Massive increases in renewable energy generation mean that we must start planning now for how to manage seasonal gaps with economic, low carbon solutions when there is not enough wind and solar power to meet peak demand.
This change in how we generate the bulk of electricity from fossil fuel to renewable sources will create significant economic, technological and policy challenges for the energy industry and European governments.
As EV concentration increases, EV charging infrastructure deployment runs into existing grid limitations in the shape of sub-stations, transformers and cables sizing, as it has been doing in Norway in recent years. Being able to time EV charging according to the energy system requirements will significantly lower the system costs by avoiding grid upgrades and providing flexibility to absorb variable renewables cost-effectively, as demonstrated in the BNEF study on high renewables energy systems flexibility solutions sponsored by Eaton and Statkraft.
A large increase of demand-response, storage and smart charging of EVs can substantially mitigate intermittency issues in a high renewables energy system. However, it cannot completely address it – there will still be weeks and months of low variable renewables (solar and wind) production that require long-term backup capacity. Other uses for fossil fuels will also remain such as petrochemicals, or some types of transport.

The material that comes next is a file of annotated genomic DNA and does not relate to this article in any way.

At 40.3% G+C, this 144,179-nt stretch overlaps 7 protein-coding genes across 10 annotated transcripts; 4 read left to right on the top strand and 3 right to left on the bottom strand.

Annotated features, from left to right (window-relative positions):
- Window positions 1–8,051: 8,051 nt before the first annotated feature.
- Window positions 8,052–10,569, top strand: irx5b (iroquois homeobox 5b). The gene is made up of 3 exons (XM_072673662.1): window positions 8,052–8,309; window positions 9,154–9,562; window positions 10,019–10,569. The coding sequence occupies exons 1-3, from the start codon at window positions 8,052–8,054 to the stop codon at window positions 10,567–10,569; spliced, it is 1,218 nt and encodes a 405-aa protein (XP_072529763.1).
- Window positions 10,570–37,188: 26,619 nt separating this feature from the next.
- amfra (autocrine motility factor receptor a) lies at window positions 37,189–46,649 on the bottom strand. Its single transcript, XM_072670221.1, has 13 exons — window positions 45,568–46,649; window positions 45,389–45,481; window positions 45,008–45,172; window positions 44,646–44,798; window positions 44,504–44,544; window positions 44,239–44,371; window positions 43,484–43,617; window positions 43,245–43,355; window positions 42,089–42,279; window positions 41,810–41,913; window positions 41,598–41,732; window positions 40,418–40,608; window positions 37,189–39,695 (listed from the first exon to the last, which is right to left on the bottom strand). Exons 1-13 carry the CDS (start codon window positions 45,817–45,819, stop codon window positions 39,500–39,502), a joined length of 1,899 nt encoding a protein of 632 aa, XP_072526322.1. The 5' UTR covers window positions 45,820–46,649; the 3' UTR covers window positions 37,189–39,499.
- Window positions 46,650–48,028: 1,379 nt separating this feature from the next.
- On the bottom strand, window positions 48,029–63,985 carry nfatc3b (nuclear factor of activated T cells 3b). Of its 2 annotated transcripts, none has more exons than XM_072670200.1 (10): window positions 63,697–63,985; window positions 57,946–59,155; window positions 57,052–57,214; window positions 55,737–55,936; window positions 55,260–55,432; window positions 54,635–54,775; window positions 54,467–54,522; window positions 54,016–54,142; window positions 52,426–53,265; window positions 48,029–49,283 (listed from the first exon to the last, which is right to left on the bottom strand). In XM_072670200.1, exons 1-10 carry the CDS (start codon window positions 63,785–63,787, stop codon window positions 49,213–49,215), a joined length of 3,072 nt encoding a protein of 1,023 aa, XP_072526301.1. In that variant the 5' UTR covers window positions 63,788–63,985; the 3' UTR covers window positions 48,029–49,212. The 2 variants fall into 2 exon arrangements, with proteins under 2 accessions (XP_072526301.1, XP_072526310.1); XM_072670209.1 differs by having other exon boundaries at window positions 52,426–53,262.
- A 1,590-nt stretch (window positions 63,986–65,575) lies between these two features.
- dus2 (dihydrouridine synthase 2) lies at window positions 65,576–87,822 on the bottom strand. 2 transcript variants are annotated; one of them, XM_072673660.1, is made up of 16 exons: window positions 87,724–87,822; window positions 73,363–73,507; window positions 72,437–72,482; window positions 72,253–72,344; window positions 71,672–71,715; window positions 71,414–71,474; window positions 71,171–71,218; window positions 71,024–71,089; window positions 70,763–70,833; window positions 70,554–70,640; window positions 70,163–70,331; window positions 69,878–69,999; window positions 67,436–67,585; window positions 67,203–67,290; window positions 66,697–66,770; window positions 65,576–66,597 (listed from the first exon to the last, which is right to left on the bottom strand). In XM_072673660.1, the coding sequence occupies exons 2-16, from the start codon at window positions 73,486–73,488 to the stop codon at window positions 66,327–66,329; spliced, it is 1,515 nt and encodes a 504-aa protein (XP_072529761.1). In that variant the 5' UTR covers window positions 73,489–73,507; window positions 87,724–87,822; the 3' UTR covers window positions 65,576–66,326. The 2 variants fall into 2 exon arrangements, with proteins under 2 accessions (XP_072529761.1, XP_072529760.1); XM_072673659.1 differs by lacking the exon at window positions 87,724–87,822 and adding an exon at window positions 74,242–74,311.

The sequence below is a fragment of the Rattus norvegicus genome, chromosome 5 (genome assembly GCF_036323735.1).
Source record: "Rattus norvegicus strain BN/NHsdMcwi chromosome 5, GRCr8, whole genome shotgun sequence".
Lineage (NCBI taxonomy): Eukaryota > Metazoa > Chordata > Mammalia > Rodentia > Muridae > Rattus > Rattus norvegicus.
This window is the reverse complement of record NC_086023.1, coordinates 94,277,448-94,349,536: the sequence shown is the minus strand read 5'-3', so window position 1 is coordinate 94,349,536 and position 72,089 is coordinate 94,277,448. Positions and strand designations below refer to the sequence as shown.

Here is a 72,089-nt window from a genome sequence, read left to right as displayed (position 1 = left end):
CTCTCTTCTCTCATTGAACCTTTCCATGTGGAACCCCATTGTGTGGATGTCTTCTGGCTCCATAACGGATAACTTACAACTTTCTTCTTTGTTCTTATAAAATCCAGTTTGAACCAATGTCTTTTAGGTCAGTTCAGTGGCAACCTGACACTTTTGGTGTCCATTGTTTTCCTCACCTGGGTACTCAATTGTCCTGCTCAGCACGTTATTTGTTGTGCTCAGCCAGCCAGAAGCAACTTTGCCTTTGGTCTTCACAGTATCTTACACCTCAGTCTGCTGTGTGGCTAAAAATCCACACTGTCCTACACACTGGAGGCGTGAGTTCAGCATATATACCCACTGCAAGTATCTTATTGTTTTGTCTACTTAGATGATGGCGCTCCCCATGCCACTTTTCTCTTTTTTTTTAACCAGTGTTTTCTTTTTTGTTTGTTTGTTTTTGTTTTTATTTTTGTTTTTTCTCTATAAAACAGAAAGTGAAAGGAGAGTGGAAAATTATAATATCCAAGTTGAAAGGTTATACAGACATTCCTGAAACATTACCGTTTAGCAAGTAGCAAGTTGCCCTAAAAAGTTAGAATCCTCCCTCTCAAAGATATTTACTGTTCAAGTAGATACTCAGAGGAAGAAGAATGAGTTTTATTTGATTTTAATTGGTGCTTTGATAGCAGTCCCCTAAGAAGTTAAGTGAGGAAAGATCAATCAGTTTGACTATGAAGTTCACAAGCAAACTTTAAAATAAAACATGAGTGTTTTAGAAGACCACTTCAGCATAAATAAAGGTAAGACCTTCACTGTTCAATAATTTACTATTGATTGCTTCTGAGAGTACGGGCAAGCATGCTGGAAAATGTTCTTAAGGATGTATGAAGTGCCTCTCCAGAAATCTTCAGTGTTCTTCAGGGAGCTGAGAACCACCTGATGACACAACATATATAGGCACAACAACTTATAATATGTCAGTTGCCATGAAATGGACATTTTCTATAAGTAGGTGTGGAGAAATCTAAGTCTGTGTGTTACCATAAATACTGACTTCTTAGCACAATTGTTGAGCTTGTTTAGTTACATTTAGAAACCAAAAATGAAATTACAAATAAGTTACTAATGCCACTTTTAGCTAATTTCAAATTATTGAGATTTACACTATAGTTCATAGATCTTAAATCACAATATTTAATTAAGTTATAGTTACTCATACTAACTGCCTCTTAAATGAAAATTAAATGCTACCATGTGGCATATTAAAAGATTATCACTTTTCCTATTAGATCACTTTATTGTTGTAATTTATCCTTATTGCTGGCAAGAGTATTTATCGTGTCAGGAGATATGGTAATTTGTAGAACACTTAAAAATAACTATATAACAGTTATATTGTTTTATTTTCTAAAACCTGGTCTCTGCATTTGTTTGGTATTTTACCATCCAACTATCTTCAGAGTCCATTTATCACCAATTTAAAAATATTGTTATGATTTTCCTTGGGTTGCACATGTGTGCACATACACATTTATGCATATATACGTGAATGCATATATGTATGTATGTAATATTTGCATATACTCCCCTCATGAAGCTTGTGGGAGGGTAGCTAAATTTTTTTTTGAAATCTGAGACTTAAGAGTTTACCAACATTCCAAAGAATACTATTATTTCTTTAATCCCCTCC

A zero-carbon scenario would require lower carbon substitutes for fossil fuels given doubts about the cost and viability of nuclear power and the need to retain dispatchable on-demand power sources for long periods as well as light-weight, dense energy sources for specific use cases. Possible substitutes could include synthetic fuels, based on a combination of Hydrogen obtained from water hydrolysis (itself rendered inexpensive by surplus renewables generation) and captured / recovered CO2. However, we won’t reach this point for some time so research and early-stage investment into such technologies would require sustained public support.